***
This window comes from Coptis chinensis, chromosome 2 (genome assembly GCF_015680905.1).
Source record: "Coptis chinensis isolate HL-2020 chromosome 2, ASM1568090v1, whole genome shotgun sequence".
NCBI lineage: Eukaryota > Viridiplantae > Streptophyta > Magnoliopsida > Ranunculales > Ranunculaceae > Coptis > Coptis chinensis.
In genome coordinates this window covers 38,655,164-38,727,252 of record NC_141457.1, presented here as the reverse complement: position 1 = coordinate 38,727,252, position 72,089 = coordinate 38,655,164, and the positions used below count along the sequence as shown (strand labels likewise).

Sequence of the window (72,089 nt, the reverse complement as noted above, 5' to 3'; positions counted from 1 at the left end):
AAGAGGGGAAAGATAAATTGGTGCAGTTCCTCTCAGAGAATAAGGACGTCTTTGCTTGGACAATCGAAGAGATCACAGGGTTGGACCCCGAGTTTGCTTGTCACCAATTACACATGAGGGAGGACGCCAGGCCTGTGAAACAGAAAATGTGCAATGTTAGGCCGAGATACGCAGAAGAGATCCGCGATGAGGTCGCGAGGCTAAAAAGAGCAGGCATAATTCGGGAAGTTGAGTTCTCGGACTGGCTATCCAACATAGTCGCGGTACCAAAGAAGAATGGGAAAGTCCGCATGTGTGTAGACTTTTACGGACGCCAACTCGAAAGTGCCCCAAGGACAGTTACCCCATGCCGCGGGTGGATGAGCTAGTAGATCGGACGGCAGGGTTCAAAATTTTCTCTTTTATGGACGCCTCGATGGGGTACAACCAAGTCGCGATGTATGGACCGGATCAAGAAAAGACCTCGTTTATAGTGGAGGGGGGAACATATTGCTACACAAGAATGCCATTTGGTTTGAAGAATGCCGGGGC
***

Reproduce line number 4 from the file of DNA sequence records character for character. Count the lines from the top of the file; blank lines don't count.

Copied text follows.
In genome coordinates this window covers 38,655,164-38,727,252 of record NC_141457.1, presented here as the reverse complement: position 1 = coordinate 38,727,252, position 72,089 = coordinate 38,655,164, and the positions used below count along the sequence as shown (strand labels likewise).